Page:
Temple dedicated to Shankaracharya opened for Canadian public
After five years of wait, Shree Sharadamba Hindu Temple complex, built at a whopping cost of 11 million dollars to stand as "a testament to Canada and India's proud traditions of pluralism", was finally opened for the public here.world Updated: Oct 19, 2010 20:24 IST
After five years of wait, Shree Sharadamba Hindu Temple complex, built at a whopping cost of 11 million dollars to stand as "a testament to Canada and India's proud traditions of pluralism", was finally opened for the public here.
The complex which consists Sringeri Sharadamba Temple and the Adi Shankara Museum, was consecrated yesterday in a ritual known as "Kumbhabhishekam".
The complex is the first in Canada that is dedicated to Adi Shankaracharya, a saint who lived in India 1,300 years ago and played a great role in uplifting Hinduism.
On the occasion the Canadian Prime Minister Stephen Harper said, "The complex stands as a testament to Canada and India's proud traditions of pluralism. This place of worship is an important landmark and a fitting tribute to Hindu community's
place in Canada’s cultural landscape."
Harper felt that Canada is "fortunate" to have a large and dynamic Indian community. "The fabric of Canadian life continues to be immeasurably enriched by Indian contribution.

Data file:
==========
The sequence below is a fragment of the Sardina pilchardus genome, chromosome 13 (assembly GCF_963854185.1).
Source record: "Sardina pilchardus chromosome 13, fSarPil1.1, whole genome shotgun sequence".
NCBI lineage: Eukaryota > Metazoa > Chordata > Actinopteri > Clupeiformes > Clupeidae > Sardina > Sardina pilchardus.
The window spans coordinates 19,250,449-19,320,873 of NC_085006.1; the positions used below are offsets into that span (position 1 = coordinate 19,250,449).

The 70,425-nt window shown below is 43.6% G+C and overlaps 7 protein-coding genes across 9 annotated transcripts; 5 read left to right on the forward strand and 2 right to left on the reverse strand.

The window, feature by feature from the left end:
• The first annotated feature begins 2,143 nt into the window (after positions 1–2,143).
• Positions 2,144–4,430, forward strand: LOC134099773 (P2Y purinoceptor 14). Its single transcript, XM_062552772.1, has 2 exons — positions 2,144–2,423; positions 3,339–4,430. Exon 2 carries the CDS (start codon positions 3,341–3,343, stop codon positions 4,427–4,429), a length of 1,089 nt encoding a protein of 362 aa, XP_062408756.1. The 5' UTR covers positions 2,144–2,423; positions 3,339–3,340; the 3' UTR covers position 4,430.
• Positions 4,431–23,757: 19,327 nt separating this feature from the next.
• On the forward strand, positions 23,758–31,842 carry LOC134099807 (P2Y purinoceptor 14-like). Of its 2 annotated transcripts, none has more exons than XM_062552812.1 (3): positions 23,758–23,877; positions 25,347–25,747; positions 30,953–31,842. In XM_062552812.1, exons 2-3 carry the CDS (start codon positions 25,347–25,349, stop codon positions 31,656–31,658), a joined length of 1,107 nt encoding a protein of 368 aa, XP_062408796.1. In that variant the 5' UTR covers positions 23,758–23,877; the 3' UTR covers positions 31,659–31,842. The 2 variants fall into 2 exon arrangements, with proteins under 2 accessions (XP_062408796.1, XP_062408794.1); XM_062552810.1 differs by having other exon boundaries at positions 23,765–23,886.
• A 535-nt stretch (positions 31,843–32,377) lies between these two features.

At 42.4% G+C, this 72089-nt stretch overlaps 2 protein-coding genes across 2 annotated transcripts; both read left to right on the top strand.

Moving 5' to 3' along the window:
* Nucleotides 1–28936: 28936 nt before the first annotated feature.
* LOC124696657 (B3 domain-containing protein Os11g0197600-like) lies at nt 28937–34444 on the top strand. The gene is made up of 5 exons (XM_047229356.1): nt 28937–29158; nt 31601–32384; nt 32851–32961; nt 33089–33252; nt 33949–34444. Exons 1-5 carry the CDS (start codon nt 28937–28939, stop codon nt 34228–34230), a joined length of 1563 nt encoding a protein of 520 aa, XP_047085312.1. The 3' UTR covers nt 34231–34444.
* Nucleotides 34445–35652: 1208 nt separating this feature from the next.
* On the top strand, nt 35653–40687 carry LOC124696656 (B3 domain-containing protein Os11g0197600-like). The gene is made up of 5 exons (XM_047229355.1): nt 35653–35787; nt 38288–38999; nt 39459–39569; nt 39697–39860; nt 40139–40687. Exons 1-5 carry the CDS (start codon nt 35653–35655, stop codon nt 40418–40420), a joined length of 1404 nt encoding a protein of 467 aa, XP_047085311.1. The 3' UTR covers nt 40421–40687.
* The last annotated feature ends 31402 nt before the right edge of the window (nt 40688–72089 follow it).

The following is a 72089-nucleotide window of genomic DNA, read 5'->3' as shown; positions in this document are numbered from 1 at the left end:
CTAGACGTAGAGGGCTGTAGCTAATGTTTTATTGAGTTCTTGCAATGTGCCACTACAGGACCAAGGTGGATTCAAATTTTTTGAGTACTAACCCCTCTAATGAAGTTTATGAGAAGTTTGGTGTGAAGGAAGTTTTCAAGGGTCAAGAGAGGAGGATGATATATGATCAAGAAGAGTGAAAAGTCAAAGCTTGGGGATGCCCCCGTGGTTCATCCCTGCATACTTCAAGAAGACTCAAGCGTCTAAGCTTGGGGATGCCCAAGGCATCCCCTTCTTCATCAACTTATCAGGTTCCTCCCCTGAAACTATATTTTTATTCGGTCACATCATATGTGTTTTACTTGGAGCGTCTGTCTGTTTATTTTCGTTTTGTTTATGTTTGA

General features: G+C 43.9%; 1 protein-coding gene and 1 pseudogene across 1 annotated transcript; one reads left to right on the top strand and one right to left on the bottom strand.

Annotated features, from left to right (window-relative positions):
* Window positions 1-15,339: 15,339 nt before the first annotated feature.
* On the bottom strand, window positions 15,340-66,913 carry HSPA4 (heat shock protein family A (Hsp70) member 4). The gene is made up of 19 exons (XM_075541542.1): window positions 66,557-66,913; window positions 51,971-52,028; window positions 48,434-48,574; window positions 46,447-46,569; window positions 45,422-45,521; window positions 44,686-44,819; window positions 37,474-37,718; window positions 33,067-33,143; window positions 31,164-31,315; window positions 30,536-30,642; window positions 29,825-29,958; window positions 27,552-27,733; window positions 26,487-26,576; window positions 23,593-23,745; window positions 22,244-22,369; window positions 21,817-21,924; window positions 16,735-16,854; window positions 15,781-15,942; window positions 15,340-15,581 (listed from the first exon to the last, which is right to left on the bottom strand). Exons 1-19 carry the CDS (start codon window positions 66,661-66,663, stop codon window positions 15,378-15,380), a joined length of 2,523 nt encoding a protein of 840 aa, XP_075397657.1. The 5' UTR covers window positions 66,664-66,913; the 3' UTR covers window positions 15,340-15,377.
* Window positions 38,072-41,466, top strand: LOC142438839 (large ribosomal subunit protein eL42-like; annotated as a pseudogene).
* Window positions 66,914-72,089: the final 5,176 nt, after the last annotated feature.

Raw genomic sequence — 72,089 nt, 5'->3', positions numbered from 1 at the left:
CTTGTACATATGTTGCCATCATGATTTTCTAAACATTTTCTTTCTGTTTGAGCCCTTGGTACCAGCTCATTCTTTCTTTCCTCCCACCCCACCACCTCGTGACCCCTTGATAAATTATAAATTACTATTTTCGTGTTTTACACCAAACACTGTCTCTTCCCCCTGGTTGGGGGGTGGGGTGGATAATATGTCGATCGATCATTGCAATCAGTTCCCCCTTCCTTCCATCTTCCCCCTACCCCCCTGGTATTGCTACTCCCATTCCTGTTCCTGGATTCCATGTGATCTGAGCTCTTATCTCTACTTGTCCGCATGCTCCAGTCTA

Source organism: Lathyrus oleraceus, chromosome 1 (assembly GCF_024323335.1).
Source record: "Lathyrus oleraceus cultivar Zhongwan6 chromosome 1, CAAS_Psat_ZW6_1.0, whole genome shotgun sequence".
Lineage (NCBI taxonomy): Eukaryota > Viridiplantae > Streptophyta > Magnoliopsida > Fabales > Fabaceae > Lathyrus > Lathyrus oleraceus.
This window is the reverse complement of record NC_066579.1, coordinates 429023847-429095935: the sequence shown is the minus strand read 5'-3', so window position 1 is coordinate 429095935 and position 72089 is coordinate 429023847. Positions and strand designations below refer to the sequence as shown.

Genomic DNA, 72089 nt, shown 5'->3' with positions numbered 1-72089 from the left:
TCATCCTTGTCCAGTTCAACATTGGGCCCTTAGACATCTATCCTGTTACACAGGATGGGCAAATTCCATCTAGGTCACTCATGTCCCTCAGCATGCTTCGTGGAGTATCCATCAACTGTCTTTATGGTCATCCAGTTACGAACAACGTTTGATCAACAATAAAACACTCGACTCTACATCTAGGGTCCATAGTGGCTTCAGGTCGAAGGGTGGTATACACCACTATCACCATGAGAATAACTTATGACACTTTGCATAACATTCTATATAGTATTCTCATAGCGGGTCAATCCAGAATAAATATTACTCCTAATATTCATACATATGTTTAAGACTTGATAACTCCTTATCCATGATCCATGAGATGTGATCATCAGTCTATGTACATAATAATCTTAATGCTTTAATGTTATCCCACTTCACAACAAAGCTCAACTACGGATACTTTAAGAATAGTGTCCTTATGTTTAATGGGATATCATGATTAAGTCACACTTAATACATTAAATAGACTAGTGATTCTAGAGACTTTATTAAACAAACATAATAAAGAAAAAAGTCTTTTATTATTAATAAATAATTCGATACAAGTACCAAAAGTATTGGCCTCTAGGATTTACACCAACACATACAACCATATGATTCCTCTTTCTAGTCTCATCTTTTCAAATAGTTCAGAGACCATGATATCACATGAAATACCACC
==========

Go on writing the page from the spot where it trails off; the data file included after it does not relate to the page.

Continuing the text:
I am certain that this new temple and museum will foster fellowship among Hindu Canadians in the Greater Toronto areas for generations to come."
The Prime Minister's views were equivocally supported by Ontario Premier Dalton McGuinty.
"I applaud members of the Sringeri Vidya Bharati Foundation for making this worthwhile project a reality.
Thanks to your collective vision and hard work, the temple will serve as a proud symbol of unity and will be instrumental in preserving and promoting Hindu culture and traditions in Ontario," McGuinty said.
He commended the contributions made by the Indo-Canadian community in social, economic and cultural fabric of the province.
Over 10,000 devotees joined in the consecration in which priests scaled the Sringeri Temple's new tower, typical of South Indian architecture. Four of the priests poured over its carved facade sacred water from the Ganges and Yamuna and other rivers of India.
Ravi Subramanian, Sringeri Vidya Bharati Foundation Trustee Board Chairman, said "I think this temple will stand out as something unique that can be seen from some distance. I would hope that anybody who comes to the temple would find it a place where they will feel relaxed. It's like a sanctuary of peace among the bustling heart of Toronto."